Newsflash people. Another update from Google is coming. The workers in Google’s update division must be the hardest workers in the company! So it’s a mobile update this time. Now regular followers of my blogs and videos will know that we had a massive update from Google last year, April 21st if memory serves, and it was called ‘Mobilegeddon.’ Not the official name from Google of course, just everyone else’s.
There was lots of hoo-hah and tumult about it (admittedly I contributed my fair share!) but when it arrived, it arrived with a whisper, silently integrating itself with little fanfare and lots of crickets. Maybe this one will be bigger. So Google has announced that in May they’ll start rolling out an update to mobile search results that will help users find more relevant and mobile-friendly pages, by increasing the effect of the ranking signal.
Well, if you go to your site and it’s mobile-friendly, you should see an attractive green announcement confirming that your site is indeed mobile-friendly. Great right? Job done. Well maybe not quite. Apparently mobile-friendly isn’t always so mobile-friendly. So what’s deemed unfriendly to a mobile user? The pinch-zoom thing apparently. I’m a big fan as I wear reading glasses and it’s a big help.
Google on the other hand, doesn’t appear to have the best interests of its hyperopic users at heart. I’m sure the UX people out there would disagree, but apparently they would be at odds with Google. Pinch-zoom is out. Another thing that isn’t mobile-friendly is lack of speed.
I talk about speed a lot. You can use the page speed test from Google to monitor site speed. Our sample site passed the speed test and the user experience test with flying colours. However, it stumbled and fell awkwardly when it came to the speed test. A score of 52/100 is not great, which is reflected in the slow load times for mobile and desktop. However it ranks really well in desktop. One’s and two’s in competitive phrases, which was a great surprise that we got them there so quickly. But they are nowhere to be found in mobile, even though the site has been indexed by the mobile-bot. I think it’s down to speed.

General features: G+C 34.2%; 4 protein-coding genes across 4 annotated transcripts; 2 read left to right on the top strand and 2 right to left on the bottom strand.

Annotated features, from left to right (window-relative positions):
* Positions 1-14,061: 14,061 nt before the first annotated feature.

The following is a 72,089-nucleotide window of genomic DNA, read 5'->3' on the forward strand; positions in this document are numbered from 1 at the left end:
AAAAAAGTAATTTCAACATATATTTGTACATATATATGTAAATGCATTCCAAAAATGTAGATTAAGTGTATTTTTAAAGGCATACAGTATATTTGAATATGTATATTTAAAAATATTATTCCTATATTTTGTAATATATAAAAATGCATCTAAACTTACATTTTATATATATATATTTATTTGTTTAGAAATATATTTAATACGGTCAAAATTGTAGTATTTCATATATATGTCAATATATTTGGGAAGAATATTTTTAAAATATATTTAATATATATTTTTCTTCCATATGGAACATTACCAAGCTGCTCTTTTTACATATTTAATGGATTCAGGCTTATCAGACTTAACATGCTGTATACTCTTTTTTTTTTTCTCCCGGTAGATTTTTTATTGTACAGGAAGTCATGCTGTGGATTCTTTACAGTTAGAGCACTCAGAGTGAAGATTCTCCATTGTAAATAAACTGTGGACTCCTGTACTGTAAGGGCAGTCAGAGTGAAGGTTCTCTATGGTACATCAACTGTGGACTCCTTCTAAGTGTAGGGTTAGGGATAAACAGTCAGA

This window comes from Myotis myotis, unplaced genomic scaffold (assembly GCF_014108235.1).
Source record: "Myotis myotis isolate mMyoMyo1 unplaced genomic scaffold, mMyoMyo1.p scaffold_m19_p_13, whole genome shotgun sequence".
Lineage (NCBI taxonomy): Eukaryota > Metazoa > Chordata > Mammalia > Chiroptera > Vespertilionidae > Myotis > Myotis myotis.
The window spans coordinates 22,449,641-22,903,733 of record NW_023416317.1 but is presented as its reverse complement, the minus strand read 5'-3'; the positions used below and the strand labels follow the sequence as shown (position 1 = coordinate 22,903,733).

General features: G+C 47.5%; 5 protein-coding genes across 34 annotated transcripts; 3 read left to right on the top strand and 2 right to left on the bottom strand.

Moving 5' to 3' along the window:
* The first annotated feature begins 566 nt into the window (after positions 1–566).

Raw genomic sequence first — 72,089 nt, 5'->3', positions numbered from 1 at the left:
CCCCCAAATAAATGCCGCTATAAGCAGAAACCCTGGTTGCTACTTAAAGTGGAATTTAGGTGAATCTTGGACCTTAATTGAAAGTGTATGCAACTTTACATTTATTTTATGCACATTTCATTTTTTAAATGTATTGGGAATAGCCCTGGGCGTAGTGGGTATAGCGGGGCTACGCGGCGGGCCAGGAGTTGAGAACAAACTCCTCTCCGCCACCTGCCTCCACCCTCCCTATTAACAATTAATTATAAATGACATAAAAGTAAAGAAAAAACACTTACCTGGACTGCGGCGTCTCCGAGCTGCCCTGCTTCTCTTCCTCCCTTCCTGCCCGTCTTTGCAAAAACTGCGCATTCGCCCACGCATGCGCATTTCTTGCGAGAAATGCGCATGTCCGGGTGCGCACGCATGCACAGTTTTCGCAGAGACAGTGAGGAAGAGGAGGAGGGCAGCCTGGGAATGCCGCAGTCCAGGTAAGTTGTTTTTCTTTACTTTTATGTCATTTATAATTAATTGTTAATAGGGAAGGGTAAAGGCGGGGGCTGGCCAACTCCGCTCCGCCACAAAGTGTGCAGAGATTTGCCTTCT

If your site has bucket loads of existing problems, don’t expect a ranking boost on mobile-friendly when the update happens. An error-strewn site will still contain those errors after a mobile update, therefore being of little benefit to your site.
To quote the Scouts motto, “Be prepared.” Before May rolls around, begin speed tests on your site. “But how fast should I be, Jim?” is a question I get asked a lot. Simple, be faster than your competitors. It’s the old story of being chased by a lion. You don’t have to outrun the lion, just the guy next to you! The faster the better.
As an example, we’ve just finished upgrading a client’s hosting. He was paying around $20 per month and has increased that to $100 per month. Not a huge leap in expenditure, but his site has gone from a 3 second load time to around 46 milliseconds. That’s insane! That extra speed has resulted in a huge rankings boost. For another client, their upgrade in hosting had a direct benefit of about $50k per month to the bottom line over a five-month period.
It’s definitely worth the investment. While it may sound difficult, it’s worth switching if your current host is slow. Just don’t overlook many of the existing problems that may be slowing your site down, such as poor design and coding, or a database that isn’t optimised. I would highly recommend cleaning and optimising your site before considering a hosting switch to take advantage of a speed boost.
I use webpagetest.org to check page speeds at the moment. I then crosscheck that with the Google Search Console and what the download page stats are telling me.
Some people have asked again about AMP (Accelerated Mobile Pages) for speed on mobile. As we’ve discussed previously, it’s great if you’re a big publishing or blogger, but not so effective for eCommerce sites.
Check your competitors using the webpagetest.org site, as being faster will have a great benefit to your conversions. Remember, it’s not just about ranking; it’s about more money in the bank. Phil Leahy from the Internet Conference (It’s in May and is the best retailer’s conference in the country bar none. Get there. It’ll be my ninth year this year. I think.) was at a Booktopia presentation recently. He said that they increased site speed by one second, which in turn increased revenue by $688,000.
Extraordinary. Google does state that if a page takes 3 seconds or more to load, 60% of visitors will leave. See ya later. Or not, probably.
So speed isn’t just about ranking, it’s about conversions as well. So keep updated on your competitors. You need to be faster than them. If you already have a speed advantage, get on it anyway as it will only benefit your business.
That’s it for this week. Enjoy your Easter long-weekend break and eat as much chocolate as you possibly can. I will. Catch you next week. Bye.